Auditing AI models for Verified Deployment under Semantic Specifications

Auditing trained deep learning (DL) models prior to deployment is vital in preventing unintended consequences. One of the biggest challenges in auditing is in understanding how we can obtain human-interpretable specifications that are directly useful to the end-user. We address this challenge through a sequence of semantically-aligned unit tests, where each unit test verifies whether a predefined specification (e.g., accuracy over 95%) is satisfied with respect to controlled and semantically aligned variations in the input space (e.g., in face recognition, the angle relative to the camera). We perform these unit tests by directly verifying the semantically aligned variations in an interpretable latent space of a generative model. Our framework, AuditAI, bridges the gap between interpretable formal verification and scalability. With evaluations on four different datasets, covering images of towers, chest X-rays, human faces, and ImageNet classes, we show how AuditAI allows us to obtain controlled variations for verification and certified training while addressing the limitations of verifying using only pixel-space perturbations.

Technical insight

We consider a typical machine learning production pipeline with three parties, the end-user of the deployed model, the verifier, and the designer of the model. The verifier plays the critical role of verifying whether the model from the designer satisfies the need of the end-user. For example, unit test 1 could be verifying whether a given face classification model maintains over 95% accuracy when the face angle is within d degrees, while unit test 2 could be checking under what lighting condition the model has over 86% accuracy. Once the verification is done, the end-user can then use the verified specification to determine whether to use the trained DL model during deployment.

We propose to audit deep learning models through a sequence of semantically-aligned unit tests, where each unit test verifies whether a pre-defined specification (e.g., accuracy over 95%) is satisfied with respect to controlled and semantically meaningful variations in the input space (e.g., the angle relative to the camera for a face image). Being semantically-aligned is critical for these unit tests to be useful for the end-user of the system to plan the model’s deployment. We address the gap between scalability and interpretability by proposing to verify the semantically meaningful variations directly in a semantically-aligned latent space of a generative model.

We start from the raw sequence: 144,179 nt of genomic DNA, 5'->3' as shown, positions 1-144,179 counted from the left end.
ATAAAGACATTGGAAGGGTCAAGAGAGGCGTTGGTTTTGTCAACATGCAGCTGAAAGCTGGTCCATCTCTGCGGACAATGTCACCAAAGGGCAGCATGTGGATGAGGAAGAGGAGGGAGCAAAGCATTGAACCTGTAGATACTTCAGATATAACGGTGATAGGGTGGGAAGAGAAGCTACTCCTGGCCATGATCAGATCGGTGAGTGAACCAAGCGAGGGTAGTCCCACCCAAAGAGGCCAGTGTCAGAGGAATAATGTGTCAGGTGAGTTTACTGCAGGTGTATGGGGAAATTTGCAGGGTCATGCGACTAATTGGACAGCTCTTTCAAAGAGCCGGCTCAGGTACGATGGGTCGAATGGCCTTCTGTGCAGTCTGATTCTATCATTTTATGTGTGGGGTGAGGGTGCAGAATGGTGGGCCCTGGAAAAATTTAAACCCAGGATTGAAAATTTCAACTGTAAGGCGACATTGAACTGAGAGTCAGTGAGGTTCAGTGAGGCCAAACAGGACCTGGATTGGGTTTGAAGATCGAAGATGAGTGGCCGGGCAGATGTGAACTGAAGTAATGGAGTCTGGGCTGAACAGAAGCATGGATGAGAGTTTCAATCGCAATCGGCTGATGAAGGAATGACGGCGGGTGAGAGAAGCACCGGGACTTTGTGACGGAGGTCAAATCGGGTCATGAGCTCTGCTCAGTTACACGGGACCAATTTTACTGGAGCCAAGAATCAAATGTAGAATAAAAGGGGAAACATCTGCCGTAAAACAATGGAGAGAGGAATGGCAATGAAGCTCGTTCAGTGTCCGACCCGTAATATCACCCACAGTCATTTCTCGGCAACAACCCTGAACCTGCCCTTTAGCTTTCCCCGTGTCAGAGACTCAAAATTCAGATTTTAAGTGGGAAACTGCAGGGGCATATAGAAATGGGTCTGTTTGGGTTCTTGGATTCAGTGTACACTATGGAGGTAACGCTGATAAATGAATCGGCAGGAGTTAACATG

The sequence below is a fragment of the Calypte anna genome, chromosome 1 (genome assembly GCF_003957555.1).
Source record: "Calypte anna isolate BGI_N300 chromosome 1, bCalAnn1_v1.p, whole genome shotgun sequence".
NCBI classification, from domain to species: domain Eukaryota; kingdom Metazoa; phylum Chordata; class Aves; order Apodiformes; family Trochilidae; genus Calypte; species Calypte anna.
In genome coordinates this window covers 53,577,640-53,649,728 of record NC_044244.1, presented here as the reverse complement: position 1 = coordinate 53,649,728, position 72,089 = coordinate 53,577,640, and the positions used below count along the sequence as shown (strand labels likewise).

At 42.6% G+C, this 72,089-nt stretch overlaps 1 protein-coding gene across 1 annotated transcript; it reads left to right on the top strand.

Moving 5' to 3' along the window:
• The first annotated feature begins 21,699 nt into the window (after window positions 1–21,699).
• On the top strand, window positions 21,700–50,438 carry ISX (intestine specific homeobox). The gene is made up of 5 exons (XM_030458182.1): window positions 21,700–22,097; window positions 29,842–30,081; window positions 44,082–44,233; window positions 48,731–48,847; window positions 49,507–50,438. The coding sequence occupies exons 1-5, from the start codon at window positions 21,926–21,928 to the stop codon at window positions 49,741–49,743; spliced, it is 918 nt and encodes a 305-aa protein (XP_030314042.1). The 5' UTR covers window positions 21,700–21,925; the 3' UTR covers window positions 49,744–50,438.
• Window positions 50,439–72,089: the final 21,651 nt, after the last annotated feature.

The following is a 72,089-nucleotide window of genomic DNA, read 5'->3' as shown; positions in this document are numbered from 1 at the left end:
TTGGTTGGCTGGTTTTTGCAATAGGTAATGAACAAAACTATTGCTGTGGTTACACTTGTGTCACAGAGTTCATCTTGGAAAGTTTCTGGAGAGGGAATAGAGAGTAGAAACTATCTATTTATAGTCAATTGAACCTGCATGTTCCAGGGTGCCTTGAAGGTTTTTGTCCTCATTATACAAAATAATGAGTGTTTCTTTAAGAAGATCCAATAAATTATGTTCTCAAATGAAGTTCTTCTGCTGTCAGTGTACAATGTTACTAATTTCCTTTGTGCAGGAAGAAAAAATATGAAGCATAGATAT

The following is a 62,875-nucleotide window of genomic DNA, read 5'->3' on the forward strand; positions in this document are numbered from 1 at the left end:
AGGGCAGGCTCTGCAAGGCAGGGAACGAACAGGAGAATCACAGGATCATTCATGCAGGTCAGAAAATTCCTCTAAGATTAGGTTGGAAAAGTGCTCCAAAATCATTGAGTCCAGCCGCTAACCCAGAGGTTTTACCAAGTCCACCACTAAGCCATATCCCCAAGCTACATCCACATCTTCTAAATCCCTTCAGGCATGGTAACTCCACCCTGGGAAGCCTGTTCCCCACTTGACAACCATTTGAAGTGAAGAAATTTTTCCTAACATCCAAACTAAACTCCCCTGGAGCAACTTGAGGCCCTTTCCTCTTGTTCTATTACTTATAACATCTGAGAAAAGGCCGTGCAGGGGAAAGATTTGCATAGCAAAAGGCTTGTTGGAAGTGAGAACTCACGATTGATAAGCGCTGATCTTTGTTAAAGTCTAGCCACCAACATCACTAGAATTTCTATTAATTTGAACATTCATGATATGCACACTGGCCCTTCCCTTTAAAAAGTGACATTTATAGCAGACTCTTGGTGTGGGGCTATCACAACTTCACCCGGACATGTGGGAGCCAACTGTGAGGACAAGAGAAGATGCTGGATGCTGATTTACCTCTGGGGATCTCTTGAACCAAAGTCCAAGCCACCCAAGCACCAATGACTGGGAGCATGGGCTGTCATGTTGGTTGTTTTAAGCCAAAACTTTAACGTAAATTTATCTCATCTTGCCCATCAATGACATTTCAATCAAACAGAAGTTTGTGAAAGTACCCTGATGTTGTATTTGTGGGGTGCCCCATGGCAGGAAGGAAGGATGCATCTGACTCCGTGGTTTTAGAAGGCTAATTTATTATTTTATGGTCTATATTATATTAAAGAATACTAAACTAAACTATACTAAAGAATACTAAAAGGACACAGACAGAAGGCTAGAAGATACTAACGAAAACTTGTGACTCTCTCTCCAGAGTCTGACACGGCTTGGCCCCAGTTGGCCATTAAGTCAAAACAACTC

We show qualitative results for generated outputs corresponding to controlled variations in the latent space, respectively for images of class hen on ImageNet, chest X-ray images with the condition pneumonia, and human faces with different degrees of smile.

Key theoretical result The verifier can verify whether the trained model from the designer satisfies the specifications, by generating a proof of the same

Summary of results We show that AuditAI is applicable to training, verification, and deployment across diverse datasets: ImageNet, Chest X-Rays, LSUN, and Flicker Faces HQ (FFHQ). We theoretically show that AuditAI can verify whether a unit test is satisfied by generating a proof for verification based on bound propagation. For ImageNet, we show that AuditAI can train verifiably robust models which can tolerate 20% larger latent variations compared to pixel-based counterparts for the same overall verified accuracy of 88%. This translates to a 25% increase in pixel-space variations on average. The variations are measured as L2 distances in the latent and pixel-spaces respectively. The respective % increase in pixel-space variations that can be certified for Chest X-Rays, LSUN, and FFHQ are 22%, 19%, 24%.

Discussion and Limitations

In this paper we developed a framework for auditing of deep learning (DL) models. There are increasingly growing concerns about innate biases in the DL models that are deployed in a wide range of settings and there have been multiple news articles about the necessity for auditing DL models prior to deployment Feb 11, 2021 July 10, 2019. Our framework formalizes this audit problem which we believe is a step towards increasing safety and ethical use of DL models during deployment.

One of the limitations of AuditAI is that its interpretability is limited by that of the built-in generative model. While exciting progress has been made for generative models, we believe it is important to incorporate domain expertise to mitigate potential dataset biases and human error in both training and deployment. Currently, AuditAI doesn’t directly integrate human domain experts in the auditing pipeline, but indirectly uses domain expertise in the curation of the dataset used for creating the generative model. Although we have demonstrated AuditAI primarily for auditing computer vision classification models, we hope that this would pave the way for more sophisticated domain-dependent AI-auditing tools and frameworks in language modelling and decision-making applications.

Qualitative results for sample images with different ranges of epsilon

Brightness Test


$\epsilon = 1.5$

Expression Test

$\epsilon = 0.5$

$\epsilon = 1.0$

$\epsilon = 2.0$